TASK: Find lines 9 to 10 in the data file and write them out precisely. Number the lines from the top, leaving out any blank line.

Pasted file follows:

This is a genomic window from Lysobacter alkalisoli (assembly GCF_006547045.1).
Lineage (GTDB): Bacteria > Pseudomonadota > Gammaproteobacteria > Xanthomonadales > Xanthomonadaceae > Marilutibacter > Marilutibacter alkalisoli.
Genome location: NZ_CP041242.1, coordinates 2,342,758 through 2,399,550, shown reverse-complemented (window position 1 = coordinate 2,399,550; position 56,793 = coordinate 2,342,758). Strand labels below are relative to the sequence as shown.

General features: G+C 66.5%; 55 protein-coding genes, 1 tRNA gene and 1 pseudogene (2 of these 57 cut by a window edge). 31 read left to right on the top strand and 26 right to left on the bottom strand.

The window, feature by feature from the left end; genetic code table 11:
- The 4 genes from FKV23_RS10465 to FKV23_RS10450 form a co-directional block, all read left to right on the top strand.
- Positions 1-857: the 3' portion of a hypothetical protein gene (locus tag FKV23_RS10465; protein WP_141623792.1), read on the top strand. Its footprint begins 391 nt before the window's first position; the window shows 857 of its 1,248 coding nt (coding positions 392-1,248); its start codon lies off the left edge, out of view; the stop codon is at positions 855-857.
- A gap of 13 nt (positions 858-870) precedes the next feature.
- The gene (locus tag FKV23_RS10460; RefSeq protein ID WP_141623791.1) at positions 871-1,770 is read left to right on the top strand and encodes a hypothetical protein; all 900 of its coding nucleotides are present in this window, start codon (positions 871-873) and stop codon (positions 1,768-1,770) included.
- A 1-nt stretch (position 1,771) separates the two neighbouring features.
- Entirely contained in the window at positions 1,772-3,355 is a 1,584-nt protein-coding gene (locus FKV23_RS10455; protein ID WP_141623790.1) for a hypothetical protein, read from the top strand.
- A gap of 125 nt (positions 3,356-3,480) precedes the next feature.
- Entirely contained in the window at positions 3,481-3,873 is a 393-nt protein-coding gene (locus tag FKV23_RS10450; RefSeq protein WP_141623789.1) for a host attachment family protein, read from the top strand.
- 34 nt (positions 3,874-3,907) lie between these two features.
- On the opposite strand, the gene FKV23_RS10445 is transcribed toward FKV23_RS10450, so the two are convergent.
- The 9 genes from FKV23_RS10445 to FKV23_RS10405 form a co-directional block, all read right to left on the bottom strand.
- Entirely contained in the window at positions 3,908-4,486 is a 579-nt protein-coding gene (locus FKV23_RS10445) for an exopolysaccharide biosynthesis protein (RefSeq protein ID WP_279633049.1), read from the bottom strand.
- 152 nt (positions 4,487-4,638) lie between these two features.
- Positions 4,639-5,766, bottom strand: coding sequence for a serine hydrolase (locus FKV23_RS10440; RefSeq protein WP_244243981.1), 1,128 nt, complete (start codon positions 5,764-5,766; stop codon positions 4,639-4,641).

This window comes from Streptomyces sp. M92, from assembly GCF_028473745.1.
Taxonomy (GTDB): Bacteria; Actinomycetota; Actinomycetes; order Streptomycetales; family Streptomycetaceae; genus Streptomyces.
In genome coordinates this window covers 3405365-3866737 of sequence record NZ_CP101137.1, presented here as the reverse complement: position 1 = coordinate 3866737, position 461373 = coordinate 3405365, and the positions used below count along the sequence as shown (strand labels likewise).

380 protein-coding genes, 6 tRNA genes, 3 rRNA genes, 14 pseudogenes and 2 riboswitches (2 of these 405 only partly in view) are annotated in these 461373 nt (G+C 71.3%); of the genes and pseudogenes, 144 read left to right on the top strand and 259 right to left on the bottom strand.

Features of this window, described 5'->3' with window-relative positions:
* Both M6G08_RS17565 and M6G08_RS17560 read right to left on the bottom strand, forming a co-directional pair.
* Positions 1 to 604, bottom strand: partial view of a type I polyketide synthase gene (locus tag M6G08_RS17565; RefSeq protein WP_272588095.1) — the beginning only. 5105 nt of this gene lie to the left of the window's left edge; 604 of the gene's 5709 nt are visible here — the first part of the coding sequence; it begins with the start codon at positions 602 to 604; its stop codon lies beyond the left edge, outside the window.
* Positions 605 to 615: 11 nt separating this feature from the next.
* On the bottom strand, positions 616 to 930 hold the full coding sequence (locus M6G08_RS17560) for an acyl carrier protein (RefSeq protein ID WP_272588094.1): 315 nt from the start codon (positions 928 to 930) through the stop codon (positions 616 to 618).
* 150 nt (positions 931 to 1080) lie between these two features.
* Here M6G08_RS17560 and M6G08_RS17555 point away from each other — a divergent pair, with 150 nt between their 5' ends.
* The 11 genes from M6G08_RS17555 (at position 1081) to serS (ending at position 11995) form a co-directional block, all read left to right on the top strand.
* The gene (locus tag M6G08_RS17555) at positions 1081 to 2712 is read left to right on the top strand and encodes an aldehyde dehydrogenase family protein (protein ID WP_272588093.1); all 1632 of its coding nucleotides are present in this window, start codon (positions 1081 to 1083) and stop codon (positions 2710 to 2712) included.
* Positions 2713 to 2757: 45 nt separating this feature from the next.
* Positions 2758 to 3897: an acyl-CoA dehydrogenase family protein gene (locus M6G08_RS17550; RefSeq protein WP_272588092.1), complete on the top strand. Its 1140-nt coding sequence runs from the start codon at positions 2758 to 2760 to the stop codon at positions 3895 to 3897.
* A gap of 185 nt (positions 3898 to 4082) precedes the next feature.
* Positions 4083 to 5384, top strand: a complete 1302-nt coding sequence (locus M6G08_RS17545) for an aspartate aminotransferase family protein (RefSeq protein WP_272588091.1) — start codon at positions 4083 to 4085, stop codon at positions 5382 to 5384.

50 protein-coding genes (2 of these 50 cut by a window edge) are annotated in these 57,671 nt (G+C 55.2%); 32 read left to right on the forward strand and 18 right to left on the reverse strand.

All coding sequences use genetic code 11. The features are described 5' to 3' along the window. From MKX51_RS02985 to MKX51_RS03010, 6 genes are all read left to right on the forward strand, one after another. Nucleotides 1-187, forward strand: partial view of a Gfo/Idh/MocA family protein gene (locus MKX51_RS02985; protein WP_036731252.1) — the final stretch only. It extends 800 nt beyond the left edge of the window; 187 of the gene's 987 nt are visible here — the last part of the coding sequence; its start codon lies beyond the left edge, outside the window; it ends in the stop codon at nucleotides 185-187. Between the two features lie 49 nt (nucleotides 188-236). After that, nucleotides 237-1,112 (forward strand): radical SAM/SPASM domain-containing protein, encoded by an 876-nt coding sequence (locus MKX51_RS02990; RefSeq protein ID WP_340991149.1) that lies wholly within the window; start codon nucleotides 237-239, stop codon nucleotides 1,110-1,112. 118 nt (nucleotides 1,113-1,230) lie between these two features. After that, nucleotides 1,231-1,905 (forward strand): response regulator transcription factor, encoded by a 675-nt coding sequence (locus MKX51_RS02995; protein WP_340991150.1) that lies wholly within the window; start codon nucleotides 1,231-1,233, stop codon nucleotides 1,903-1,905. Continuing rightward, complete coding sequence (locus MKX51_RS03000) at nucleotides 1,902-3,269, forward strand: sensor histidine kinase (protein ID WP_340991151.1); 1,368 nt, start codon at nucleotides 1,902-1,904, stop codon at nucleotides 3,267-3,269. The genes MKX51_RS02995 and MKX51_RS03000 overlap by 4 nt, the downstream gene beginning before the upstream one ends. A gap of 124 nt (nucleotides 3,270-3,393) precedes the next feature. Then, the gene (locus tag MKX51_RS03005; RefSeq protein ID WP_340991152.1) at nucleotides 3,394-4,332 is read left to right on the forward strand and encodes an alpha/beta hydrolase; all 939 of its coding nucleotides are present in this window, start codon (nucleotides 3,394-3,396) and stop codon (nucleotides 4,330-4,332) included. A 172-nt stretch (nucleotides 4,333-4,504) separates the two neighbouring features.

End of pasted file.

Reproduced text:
- The gene (locus tag FKV23_RS10460; RefSeq protein ID WP_141623791.1) at positions 871-1,770 is read left to right on the top strand and encodes a hypothetical protein; all 900 of its coding nucleotides are present in this window, start codon (positions 871-873) and stop codon (positions 1,768-1,770) included.
- A 1-nt stretch (position 1,771) separates the two neighbouring features.